Soybean Cyst Nematode – Heterodera glycines

Background Information
  • Soybean cyst nematode (SCN) is the most damaging soybean pathogen in many areas. Infected plants may or may not show foliar symptoms.
Disease Agent
  • Heterodera glycines is the soybean cyst nematode. Numerous different types (Hg types) of the nematode occur that are pathogenic to soybean varieties with different sources of resistance. Host range includes soybean and numerous legume and weed species.
  • The disease is best diagnosed by looking for tiny white to yellow lemon-shaped cysts on the roots, beginning toward the end of June and then throughout the flowering period.
  • Aboveground symptoms are not always present, even though yield loss due to SCN may be significant.
  • In fields with very high levers of SCN, heavily infected plants may be stunted and yellow or chlorotic, particularly under low fertility or drought conditions.
  • Badly infested areas may be oval to somewhat elliptical in outline. Such areas show the most severe damage in the center, with less damage toward the margin.
Conditions Favoring Disease
  • Continuous susceptible soybean or susceptible soybean grown every other year in rotation
  • Moisture and fertility stress can enhance the disease.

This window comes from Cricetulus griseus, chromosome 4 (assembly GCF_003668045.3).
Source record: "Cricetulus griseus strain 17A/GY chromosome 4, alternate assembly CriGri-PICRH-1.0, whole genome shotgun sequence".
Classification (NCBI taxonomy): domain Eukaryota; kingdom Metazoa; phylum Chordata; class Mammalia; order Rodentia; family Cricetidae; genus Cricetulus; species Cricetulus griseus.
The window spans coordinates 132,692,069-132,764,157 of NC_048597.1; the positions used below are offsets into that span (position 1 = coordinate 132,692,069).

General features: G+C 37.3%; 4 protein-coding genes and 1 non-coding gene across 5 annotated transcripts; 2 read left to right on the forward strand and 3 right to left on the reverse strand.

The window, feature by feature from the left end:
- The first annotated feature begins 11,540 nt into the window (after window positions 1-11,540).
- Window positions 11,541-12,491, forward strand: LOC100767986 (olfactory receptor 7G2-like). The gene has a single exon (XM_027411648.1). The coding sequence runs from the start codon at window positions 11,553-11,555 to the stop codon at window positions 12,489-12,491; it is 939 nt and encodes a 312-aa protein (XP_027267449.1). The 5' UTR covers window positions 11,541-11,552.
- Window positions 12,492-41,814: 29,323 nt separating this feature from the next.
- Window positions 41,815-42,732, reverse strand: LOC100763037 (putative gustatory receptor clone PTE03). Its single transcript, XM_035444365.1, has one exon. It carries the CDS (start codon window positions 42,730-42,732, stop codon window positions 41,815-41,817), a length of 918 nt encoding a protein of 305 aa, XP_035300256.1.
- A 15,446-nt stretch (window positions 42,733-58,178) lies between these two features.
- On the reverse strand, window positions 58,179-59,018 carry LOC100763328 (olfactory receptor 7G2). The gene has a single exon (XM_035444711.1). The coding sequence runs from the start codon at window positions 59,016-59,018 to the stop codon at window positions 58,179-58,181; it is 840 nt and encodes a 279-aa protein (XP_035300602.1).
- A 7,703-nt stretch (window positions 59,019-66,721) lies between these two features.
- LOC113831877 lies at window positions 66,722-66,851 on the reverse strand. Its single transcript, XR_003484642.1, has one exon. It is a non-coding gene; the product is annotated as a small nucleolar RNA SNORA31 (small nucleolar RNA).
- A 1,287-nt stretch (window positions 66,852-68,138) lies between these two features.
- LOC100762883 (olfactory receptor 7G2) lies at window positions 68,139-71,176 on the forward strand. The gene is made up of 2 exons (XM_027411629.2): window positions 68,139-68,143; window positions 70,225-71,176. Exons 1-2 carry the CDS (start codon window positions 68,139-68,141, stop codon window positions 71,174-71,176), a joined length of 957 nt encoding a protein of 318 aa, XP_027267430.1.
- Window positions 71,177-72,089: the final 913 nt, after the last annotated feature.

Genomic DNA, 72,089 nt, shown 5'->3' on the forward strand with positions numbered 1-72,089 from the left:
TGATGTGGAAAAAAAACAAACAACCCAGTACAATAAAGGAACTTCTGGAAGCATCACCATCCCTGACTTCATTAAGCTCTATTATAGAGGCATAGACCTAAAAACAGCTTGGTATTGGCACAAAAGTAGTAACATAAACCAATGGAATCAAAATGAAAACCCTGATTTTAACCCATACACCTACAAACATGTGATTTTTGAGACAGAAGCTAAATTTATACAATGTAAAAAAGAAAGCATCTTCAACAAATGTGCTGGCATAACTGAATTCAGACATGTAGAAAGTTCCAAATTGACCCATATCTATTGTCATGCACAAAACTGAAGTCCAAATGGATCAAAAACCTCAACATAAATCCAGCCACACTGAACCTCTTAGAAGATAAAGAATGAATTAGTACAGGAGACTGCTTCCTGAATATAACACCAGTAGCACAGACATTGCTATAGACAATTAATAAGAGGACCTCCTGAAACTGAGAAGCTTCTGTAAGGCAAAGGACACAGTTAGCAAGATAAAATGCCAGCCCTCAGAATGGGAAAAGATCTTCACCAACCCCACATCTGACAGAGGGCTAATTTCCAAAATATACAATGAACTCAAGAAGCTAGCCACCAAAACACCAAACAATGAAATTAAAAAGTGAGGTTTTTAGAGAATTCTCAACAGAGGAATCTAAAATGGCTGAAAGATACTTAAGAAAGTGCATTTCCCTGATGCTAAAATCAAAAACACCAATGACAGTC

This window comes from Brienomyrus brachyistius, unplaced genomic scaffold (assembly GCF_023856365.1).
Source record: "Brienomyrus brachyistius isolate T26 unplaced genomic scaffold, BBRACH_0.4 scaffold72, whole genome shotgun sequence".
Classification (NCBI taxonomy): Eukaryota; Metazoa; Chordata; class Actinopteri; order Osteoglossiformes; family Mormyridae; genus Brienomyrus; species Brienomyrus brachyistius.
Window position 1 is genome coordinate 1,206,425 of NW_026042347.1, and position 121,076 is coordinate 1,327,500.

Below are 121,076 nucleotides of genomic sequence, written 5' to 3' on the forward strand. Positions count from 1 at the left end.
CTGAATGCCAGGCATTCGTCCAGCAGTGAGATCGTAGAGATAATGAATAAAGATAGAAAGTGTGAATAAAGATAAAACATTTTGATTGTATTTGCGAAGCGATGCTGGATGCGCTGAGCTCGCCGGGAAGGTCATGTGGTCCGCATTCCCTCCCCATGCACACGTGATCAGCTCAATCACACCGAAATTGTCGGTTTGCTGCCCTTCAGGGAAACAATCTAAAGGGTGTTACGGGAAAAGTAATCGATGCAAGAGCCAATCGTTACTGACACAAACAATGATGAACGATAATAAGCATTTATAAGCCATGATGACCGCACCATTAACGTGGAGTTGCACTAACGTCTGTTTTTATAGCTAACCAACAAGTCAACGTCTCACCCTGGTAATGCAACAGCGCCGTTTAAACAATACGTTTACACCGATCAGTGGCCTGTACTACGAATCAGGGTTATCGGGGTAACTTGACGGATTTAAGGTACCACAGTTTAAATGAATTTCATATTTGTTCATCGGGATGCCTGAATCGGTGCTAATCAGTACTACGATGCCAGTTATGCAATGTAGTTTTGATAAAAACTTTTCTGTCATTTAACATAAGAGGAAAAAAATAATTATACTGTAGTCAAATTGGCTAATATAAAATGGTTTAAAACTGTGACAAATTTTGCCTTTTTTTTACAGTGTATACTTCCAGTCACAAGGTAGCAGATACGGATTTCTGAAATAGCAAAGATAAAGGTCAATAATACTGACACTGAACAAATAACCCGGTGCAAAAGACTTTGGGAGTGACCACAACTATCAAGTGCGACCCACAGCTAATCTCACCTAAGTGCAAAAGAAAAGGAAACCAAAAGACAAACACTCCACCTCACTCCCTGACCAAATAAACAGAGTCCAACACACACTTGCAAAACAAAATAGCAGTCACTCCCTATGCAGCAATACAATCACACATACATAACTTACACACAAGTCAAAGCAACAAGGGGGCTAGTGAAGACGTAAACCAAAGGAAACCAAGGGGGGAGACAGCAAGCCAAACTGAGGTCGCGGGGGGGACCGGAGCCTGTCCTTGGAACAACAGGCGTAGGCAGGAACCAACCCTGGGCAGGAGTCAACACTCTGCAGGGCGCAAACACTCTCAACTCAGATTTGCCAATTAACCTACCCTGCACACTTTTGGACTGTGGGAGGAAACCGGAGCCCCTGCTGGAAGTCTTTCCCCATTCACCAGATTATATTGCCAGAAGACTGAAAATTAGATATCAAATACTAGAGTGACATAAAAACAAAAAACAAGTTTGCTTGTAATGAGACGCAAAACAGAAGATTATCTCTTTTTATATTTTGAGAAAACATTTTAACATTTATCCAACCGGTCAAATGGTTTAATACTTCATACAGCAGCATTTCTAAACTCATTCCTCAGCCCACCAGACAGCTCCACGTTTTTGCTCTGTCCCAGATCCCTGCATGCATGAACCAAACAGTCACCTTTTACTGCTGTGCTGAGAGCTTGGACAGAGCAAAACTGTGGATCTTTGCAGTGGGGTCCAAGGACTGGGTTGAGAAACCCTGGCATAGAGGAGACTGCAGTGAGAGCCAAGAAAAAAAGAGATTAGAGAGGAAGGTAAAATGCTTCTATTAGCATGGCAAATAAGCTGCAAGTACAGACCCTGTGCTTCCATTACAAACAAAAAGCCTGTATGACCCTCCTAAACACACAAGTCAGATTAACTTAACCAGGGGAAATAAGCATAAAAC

Disease Managment
    • The first step is to test soil samples to determine if SCN is in a field.
    • Sampling Procedure:
  • Examine fields 6 weeks after planting until late August. Dig (do not pull up) and carefully examine for the presence of cysts. If cysts are detected on plants, soil samples can be collected to determine population levels more accurately.
  • Soil samples should be collected to determine if cysts are present. Samples can be taken at any time, but most effective for making management decisions is to sample fields that will be planted to soybean in the next season, after the fall harvest. Then to 20 soil cores per 10 acres for a composite sample are adequate for testing. Samples collected in the same way can be submitted for egg counts to monitor SCN populations.
  • Soybean should be rotated with nonhost crops.
  • Resistant soybean varieties should be planted.
  • Rotate with different resistant varieties and different sources of SCN resistance when possible.
  • Manage weeds, moisture, and fertility to reduce plant stress.